Our third place player first picked Wrath of the Gravecoil, and took three other wrath effects over the course of the game (Unpictured: Languish). By running a monopoly on the wraths available in the cube, the player was able to sculpt board states to make them the most effective, and the redundancy meant that one could be used to set the opponent up for a blowout when not expecting the second.
Wrath of the Gravecoil is a particularly potent control card, offering a combination of board clear and late game threat in one card
Enter the Battlefield Triggers
Mind Made Matter is a powerful engine card when combined with creatures with strong enter the battlefield triggers and a bit of board advantage. Greatlands Pathwarden acts as card draw engine and life-stabilizer. Hunting Chupacabra can clear away most threats without difficulty. And finally, Husk Raiser Adept does an excellent Grave Titan impression when combined with Mind Made Matter to create an army of tokens to swiftly close the game.
This control deck lost to a Red / White aggressive deck in the second round, which showed off the potency of going under the board wipes as well as putting pressure on the opponent to make Mind Made Matter an ineffectual card. This deck really shines against midrange strategies, which likely can’t mount enough pressure to stop a Mind Made Matter setup, or present threats that can’t just be removed by a combination of wrath effects.
Unlike Red Black Reanimator, I think that this deck will be draftable in many subsequent events, though it will be unlikely to amass all the combinations of cards noted above as cards like Wrath of the Gravecoil and Mind Made Matter [both passed to this player during the draft] get taken higher by the competing players.
Some More Cards and Musings
Our eighth place player did sneak attack Jogan, the Mountain into play against our seventh place player. Ouch. It’s hard for me to evaluate Cya against Sneak Attack, in the sense that the body has more utility than its enchantment counterpart, but waiting a turn and cost of activation is so steep in comparison.
Jogan is in that unlikable zone of pretty terrible in many games, and then randomly winning games you didn’t deserve to win in others, and is on my list for revisiting.
I had the pleasure of playing both these cards in my deck. Going into the event, Nourishing Manaline was a slow card that I might want some of the time in my green decks; Spiritblossom was a card that I wanted in all of my decks– I love Bitterblossom, why would an extra mana and no life payment change my mind?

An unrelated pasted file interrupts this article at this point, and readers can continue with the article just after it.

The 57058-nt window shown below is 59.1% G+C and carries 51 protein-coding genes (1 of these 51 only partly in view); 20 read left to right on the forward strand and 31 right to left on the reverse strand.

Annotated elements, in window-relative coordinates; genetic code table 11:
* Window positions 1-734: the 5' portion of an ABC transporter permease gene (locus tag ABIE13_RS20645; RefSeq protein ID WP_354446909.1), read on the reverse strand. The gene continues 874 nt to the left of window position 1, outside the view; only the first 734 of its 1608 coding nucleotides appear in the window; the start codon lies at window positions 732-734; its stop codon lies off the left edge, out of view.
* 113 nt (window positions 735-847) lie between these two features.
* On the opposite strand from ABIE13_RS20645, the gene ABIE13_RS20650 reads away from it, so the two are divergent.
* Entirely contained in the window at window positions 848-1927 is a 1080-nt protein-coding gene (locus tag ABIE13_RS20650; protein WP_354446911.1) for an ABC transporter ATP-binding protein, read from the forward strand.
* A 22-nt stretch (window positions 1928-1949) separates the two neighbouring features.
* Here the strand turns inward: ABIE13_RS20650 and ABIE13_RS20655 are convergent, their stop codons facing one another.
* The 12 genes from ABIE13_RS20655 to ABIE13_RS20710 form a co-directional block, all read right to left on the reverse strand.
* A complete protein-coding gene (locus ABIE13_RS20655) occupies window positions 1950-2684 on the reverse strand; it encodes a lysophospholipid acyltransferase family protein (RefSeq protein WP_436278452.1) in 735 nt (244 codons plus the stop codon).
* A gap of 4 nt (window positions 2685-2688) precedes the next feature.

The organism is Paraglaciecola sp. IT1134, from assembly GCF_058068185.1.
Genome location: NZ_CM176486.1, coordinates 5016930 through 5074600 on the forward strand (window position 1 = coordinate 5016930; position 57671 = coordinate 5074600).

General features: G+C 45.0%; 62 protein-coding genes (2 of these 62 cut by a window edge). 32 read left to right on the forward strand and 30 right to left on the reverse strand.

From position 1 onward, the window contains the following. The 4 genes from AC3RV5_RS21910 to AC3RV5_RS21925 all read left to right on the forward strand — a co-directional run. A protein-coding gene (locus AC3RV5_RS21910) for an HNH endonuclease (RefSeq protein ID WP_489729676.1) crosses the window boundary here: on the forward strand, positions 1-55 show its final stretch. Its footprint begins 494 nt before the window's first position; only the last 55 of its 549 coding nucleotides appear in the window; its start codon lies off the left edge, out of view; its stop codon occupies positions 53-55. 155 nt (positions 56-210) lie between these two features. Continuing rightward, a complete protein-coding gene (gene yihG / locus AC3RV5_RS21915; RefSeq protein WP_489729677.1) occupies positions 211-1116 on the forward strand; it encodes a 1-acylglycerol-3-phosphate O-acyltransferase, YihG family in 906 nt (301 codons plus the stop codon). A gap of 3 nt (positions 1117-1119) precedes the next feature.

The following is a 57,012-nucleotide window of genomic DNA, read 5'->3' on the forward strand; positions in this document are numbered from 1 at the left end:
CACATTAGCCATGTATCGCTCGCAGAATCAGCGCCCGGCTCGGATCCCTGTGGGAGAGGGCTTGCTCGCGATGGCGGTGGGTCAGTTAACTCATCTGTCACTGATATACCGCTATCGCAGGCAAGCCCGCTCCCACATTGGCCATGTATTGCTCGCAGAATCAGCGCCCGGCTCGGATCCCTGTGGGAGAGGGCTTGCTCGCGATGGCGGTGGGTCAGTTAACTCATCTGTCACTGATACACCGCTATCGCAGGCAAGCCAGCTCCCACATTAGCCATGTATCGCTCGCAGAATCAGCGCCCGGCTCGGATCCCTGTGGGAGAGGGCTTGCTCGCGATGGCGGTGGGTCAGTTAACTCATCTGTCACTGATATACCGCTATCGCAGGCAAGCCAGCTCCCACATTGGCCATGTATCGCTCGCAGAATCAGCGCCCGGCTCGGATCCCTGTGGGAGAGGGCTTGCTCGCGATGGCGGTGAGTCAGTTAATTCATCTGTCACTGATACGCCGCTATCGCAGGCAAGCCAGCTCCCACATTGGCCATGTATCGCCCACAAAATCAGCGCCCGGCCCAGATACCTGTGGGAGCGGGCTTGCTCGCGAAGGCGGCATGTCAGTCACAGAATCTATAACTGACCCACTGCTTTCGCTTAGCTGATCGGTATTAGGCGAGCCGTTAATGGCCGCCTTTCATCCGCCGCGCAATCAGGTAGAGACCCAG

After the event, I’m surprisingly closer to the reverse than I anticipated. Nourishing Manaline staves off a lot of early aggression and gives the ramp decks something to do with excess mana and land drops that they wouldn’t otherwise use. Spiritblossom costing 3 and not offering a blocker until the next turn made it especially difficult to commit to a losing board-state.
Notably, I played a lot of do-nothing artifacts and enchantments, which I think is a better home for Nourishing Manaline than Spiritblossom. The latter likely comes into full bloom in an aggressive deck that is concerned about committing another creature threat onto a board against potential wrath.
This has a lot of “Mind Made Matter at home” energy, but a Phantasmal Image that you can populate leads to a lot of interesting play lines that I didn’t anticipate going into the draft.
Once the dominant strategy of A22 draft, the discard matters theme got picked apart in the playtest draft, leaving a lot of pieces without homes and some players in a state of confusion– why are these cards here? What do I do with them? This is good feedback and something I’ve got my eye on for additional changes.
It’s odd, but these cards appear to be locked in the file with no way to change them. As if they’re perfect in every way. So odd. [In all seriousness, Wish Egg played pretty well and had me wondering if the costing on Elf Bard and Orana is too steep, but that’ll demand some more testing.]
This was a fun first play test, where a lot of emergent gameplay occurred that I hadn’t theory crafted previously. Some of the core tenants did bear out– noncreature artifacts and enchantments were frequently important in games, and the players that could remove them were benefitted.
I saw some wild board states that were verging on board stall, but players were able to find methods to get through that stall and close the game.
I decked myself while spinning my wheels with many do-nothing permanents in a couple games because that’s who I am; this is impossible feedback to do anything with and I will not be changing any of the cards as a result of it.
Outside of the discard deck, I can still see homes for many of the cards in the environment, even if they didn’t see play in the first play test. There might be some room to adjust some costing, and I’m always curious about adding more fixing, but I don’t see any other places for wholesale renovation.
In the next session, I’m going to pay some attention to the mechanical fiddling of cards due to awkward rules text– if a card is making a player do something weird, then I’d like to change that.
Lastly, some folks told me that they had fun. I don’t know what that means, but I hope we can recreate in January!
If you have strong (or even any) opinions about the cards in this article or on the planesculptors page, head over to the Beacon of Creation discord and hit up the redbay-traegar channel.
Thanks for reading!